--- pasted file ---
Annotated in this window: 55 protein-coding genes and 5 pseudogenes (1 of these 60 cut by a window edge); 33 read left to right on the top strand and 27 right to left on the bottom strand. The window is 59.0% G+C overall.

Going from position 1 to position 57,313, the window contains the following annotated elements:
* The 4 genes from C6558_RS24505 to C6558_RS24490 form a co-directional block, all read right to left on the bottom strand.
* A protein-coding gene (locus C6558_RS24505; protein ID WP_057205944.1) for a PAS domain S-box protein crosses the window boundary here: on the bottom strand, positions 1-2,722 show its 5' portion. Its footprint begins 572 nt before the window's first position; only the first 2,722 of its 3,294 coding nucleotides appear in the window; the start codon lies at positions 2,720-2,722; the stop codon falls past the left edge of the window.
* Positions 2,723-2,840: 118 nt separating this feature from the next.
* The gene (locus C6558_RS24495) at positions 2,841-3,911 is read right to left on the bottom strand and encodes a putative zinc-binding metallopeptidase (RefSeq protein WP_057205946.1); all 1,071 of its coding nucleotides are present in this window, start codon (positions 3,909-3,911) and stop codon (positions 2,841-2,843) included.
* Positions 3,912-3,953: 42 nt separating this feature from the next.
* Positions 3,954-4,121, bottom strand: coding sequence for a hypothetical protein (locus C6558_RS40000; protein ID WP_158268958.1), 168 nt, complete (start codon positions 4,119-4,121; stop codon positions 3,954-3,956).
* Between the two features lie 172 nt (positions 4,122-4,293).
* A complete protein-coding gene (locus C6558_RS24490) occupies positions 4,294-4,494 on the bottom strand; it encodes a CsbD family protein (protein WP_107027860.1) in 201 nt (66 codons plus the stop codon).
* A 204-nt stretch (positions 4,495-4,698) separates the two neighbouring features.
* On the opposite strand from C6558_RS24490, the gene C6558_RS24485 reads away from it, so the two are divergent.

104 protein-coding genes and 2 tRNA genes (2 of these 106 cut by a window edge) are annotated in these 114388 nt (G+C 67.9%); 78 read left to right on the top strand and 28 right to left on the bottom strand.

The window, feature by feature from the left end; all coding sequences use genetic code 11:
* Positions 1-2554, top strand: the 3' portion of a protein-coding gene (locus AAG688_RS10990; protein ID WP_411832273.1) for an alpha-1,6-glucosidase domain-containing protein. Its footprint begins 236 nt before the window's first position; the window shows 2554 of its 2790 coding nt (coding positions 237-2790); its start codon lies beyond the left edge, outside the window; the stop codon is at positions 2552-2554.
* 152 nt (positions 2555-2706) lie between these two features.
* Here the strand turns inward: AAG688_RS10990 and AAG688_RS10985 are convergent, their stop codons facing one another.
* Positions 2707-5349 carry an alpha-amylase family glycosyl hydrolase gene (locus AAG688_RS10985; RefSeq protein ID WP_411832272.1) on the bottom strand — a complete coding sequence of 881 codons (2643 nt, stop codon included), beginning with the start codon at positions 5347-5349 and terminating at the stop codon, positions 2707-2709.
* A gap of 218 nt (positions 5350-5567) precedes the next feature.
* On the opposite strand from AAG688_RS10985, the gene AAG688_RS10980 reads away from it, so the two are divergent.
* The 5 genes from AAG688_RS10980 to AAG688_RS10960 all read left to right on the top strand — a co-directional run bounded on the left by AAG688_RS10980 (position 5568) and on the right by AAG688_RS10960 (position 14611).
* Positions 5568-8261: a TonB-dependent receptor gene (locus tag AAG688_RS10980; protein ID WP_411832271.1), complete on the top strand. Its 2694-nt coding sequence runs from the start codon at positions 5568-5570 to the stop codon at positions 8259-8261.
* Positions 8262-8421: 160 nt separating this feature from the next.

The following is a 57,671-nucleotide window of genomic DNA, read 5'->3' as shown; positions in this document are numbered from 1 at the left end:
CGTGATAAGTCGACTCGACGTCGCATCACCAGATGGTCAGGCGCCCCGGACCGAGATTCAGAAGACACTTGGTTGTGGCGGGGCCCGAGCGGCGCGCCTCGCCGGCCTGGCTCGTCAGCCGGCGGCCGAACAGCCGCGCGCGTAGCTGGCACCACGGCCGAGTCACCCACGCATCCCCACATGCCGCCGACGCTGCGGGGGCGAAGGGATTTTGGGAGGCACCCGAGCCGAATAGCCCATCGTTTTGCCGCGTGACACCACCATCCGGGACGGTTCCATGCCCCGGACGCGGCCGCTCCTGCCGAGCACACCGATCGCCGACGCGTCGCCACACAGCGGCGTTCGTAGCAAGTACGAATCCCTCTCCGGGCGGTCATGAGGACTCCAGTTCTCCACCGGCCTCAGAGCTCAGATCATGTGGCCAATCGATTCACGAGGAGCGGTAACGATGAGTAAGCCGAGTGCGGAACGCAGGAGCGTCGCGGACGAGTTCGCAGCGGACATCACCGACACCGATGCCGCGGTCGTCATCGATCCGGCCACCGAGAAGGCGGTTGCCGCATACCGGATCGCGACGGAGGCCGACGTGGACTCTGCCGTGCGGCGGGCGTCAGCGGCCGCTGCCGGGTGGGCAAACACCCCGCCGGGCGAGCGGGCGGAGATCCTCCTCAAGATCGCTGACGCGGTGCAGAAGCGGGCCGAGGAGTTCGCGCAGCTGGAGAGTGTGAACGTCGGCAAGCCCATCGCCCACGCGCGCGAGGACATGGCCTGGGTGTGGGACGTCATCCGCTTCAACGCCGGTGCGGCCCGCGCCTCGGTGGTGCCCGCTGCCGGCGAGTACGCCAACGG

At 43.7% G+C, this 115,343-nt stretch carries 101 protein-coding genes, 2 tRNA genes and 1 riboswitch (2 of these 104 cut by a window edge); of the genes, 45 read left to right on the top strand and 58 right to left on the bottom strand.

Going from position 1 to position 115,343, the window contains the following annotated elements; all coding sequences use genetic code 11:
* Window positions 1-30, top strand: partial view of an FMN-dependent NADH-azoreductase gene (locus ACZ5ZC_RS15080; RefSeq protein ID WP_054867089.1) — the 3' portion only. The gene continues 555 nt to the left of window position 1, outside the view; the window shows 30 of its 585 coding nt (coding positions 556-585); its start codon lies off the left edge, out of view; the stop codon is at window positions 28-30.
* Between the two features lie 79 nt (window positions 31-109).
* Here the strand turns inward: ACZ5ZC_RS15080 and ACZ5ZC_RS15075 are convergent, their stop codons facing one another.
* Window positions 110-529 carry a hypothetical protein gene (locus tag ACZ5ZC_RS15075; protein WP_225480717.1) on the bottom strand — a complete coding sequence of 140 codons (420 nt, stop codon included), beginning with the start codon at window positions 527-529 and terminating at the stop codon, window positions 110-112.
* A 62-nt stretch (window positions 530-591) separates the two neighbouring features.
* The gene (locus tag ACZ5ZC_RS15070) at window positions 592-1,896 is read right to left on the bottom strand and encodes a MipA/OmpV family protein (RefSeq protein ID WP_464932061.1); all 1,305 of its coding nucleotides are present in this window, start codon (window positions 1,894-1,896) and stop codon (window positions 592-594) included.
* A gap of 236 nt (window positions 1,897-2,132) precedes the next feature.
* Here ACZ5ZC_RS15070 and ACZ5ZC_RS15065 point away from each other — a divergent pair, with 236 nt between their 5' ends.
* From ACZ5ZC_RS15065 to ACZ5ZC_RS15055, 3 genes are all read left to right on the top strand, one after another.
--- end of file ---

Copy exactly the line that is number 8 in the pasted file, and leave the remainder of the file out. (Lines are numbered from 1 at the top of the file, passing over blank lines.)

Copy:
* Positions 3,954-4,121, bottom strand: coding sequence for a hypothetical protein (locus C6558_RS40000; protein ID WP_158268958.1), 168 nt, complete (start codon positions 4,119-4,121; stop codon positions 3,954-3,956).